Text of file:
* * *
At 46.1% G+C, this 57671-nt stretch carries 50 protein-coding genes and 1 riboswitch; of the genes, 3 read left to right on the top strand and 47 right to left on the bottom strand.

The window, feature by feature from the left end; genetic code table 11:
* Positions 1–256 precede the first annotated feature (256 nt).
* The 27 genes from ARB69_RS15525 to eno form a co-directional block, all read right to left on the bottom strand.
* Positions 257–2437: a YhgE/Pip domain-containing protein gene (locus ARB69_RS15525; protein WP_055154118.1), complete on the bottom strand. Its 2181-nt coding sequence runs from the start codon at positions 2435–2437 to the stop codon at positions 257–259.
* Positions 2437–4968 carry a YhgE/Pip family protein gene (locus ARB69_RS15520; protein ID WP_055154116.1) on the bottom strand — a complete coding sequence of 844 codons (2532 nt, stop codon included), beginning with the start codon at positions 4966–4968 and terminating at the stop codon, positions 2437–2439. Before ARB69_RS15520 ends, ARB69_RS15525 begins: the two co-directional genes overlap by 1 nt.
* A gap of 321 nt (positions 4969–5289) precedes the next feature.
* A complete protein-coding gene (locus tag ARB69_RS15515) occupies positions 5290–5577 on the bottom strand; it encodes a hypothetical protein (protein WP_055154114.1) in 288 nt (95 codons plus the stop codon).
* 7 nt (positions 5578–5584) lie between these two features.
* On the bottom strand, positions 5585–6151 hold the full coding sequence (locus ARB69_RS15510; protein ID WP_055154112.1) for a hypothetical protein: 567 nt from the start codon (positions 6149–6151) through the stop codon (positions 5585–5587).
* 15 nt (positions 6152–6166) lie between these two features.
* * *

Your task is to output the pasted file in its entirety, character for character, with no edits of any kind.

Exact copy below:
At 46.1% G+C, this 57671-nt stretch carries 50 protein-coding genes and 1 riboswitch; of the genes, 3 read left to right on the top strand and 47 right to left on the bottom strand.

The window, feature by feature from the left end; genetic code table 11:
* Positions 1–256 precede the first annotated feature (256 nt).
* The 27 genes from ARB69_RS15525 to eno form a co-directional block, all read right to left on the bottom strand.
* Positions 257–2437: a YhgE/Pip domain-containing protein gene (locus ARB69_RS15525; protein WP_055154118.1), complete on the bottom strand. Its 2181-nt coding sequence runs from the start codon at positions 2435–2437 to the stop codon at positions 257–259.
* Positions 2437–4968 carry a YhgE/Pip family protein gene (locus ARB69_RS15520; protein ID WP_055154116.1) on the bottom strand — a complete coding sequence of 844 codons (2532 nt, stop codon included), beginning with the start codon at positions 4966–4968 and terminating at the stop codon, positions 2437–2439. Before ARB69_RS15520 ends, ARB69_RS15525 begins: the two co-directional genes overlap by 1 nt.
* A gap of 321 nt (positions 4969–5289) precedes the next feature.
* A complete protein-coding gene (locus tag ARB69_RS15515) occupies positions 5290–5577 on the bottom strand; it encodes a hypothetical protein (protein WP_055154114.1) in 288 nt (95 codons plus the stop codon).
* 7 nt (positions 5578–5584) lie between these two features.
* On the bottom strand, positions 5585–6151 hold the full coding sequence (locus ARB69_RS15510; protein ID WP_055154112.1) for a hypothetical protein: 567 nt from the start codon (positions 6149–6151) through the stop codon (positions 5585–5587).
* 15 nt (positions 6152–6166) lie between these two features.